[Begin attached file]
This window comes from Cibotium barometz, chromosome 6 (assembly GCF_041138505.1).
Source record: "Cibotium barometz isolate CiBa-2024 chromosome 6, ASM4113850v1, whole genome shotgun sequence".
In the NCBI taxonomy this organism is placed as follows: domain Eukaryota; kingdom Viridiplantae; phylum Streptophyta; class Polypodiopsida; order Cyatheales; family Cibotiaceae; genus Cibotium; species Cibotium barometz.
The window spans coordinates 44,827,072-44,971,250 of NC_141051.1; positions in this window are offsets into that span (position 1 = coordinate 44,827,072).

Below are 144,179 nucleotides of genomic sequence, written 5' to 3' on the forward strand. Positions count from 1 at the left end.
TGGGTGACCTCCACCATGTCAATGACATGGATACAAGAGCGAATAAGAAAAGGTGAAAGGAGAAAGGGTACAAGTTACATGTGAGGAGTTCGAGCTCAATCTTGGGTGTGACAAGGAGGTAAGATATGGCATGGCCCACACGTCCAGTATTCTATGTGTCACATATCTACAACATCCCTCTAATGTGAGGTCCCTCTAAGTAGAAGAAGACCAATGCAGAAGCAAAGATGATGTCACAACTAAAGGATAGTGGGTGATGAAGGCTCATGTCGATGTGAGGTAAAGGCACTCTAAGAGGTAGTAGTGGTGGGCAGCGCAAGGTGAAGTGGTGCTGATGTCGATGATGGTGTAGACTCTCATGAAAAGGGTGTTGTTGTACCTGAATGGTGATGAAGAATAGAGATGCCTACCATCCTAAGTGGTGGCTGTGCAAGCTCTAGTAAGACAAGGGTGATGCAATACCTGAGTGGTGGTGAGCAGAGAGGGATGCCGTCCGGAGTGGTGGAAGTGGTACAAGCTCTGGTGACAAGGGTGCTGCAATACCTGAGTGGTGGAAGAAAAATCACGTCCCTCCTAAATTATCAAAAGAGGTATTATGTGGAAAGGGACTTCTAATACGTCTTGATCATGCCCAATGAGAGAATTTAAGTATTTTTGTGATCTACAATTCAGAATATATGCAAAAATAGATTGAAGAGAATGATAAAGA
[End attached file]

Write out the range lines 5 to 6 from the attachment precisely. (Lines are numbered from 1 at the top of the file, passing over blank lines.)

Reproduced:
Below are 144,179 nucleotides of genomic sequence, written 5' to 3' on the forward strand. Positions count from 1 at the left end.
TGGGTGACCTCCACCATGTCAATGACATGGATACAAGAGCGAATAAGAAAAGGTGAAAGGAGAAAGGGTACAAGTTACATGTGAGGAGTTCGAGCTCAATCTTGGGTGTGACAAGGAGGTAAGATATGGCATGGCCCACACGTCCAGTATTCTATGTGTCACATATCTACAACATCCCTCTAATGTGAGGTCCCTCTAAGTAGAAGAAGACCAATGCAGAAGCAAAGATGATGTCACAACTAAAGGATAGTGGGTGATGAAGGCTCATGTCGATGTGAGGTAAAGGCACTCTAAGAGGTAGTAGTGGTGGGCAGCGCAAGGTGAAGTGGTGCTGATGTCGATGATGGTGTAGACTCTCATGAAAAGGGTGTTGTTGTACCTGAATGGTGATGAAGAATAGAGATGCCTACCATCCTAAGTGGTGGCTGTGCAAGCTCTAGTAAGACAAGGGTGATGCAATACCTGAGTGGTGGTGAGCAGAGAGGGATGCCGTCCGGAGTGGTGGAAGTGGTACAAGCTCTGGTGACAAGGGTGCTGCAATACCTGAGTGGTGGAAGAAAAATCACGTCCCTCCTAAATTATCAAAAGAGGTATTATGTGGAAAGGGACTTCTAATACGTCTTGATCATGCCCAATGAGAGAATTTAAGTATTTTTGTGATCTACAATTCAGAATATATGCAAAAATAGATTGAAGAGAATGATAAAGA